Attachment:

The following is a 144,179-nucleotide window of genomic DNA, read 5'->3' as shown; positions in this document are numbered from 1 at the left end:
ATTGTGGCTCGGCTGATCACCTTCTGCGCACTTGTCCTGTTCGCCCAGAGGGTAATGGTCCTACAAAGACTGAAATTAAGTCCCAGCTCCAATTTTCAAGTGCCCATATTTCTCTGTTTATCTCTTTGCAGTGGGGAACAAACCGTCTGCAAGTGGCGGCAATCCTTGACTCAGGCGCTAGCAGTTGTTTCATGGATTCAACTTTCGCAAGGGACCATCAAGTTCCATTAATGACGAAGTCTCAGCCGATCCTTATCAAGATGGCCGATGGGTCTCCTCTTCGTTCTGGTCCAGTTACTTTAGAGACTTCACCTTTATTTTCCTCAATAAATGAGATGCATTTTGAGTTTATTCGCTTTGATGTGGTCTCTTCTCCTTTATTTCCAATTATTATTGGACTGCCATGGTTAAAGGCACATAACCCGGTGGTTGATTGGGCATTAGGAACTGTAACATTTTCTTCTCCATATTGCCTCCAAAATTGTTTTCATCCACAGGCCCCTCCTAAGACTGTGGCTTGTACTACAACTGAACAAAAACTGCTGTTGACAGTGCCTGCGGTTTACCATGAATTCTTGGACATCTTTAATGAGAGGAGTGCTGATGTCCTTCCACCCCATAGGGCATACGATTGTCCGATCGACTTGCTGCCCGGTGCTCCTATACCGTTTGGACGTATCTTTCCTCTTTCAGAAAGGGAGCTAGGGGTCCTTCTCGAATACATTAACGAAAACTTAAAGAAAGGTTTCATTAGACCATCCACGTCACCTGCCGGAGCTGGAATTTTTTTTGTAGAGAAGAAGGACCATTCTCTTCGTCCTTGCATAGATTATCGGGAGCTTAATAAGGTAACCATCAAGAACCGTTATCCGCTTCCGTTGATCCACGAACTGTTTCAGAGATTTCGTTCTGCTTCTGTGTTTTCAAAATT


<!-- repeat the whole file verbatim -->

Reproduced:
The following is a 144,179-nucleotide window of genomic DNA, read 5'->3' as shown; positions in this document are numbered from 1 at the left end:
ATTGTGGCTCGGCTGATCACCTTCTGCGCACTTGTCCTGTTCGCCCAGAGGGTAATGGTCCTACAAAGACTGAAATTAAGTCCCAGCTCCAATTTTCAAGTGCCCATATTTCTCTGTTTATCTCTTTGCAGTGGGGAACAAACCGTCTGCAAGTGGCGGCAATCCTTGACTCAGGCGCTAGCAGTTGTTTCATGGATTCAACTTTCGCAAGGGACCATCAAGTTCCATTAATGACGAAGTCTCAGCCGATCCTTATCAAGATGGCCGATGGGTCTCCTCTTCGTTCTGGTCCAGTTACTTTAGAGACTTCACCTTTATTTTCCTCAATAAATGAGATGCATTTTGAGTTTATTCGCTTTGATGTGGTCTCTTCTCCTTTATTTCCAATTATTATTGGACTGCCATGGTTAAAGGCACATAACCCGGTGGTTGATTGGGCATTAGGAACTGTAACATTTTCTTCTCCATATTGCCTCCAAAATTGTTTTCATCCACAGGCCCCTCCTAAGACTGTGGCTTGTACTACAACTGAACAAAAACTGCTGTTGACAGTGCCTGCGGTTTACCATGAATTCTTGGACATCTTTAATGAGAGGAGTGCTGATGTCCTTCCACCCCATAGGGCATACGATTGTCCGATCGACTTGCTGCCCGGTGCTCCTATACCGTTTGGACGTATCTTTCCTCTTTCAGAAAGGGAGCTAGGGGTCCTTCTCGAATACATTAACGAAAACTTAAAGAAAGGTTTCATTAGACCATCCACGTCACCTGCCGGAGCTGGAATTTTTTTTGTAGAGAAGAAGGACCATTCTCTTCGTCCTTGCATAGATTATCGGGAGCTTAATAAGGTAACCATCAAGAACCGTTATCCGCTTCCGTTGATCCACGAACTGTTTCAGAGATTTCGTTCTGCTTCTGTGTTTTCAAAATT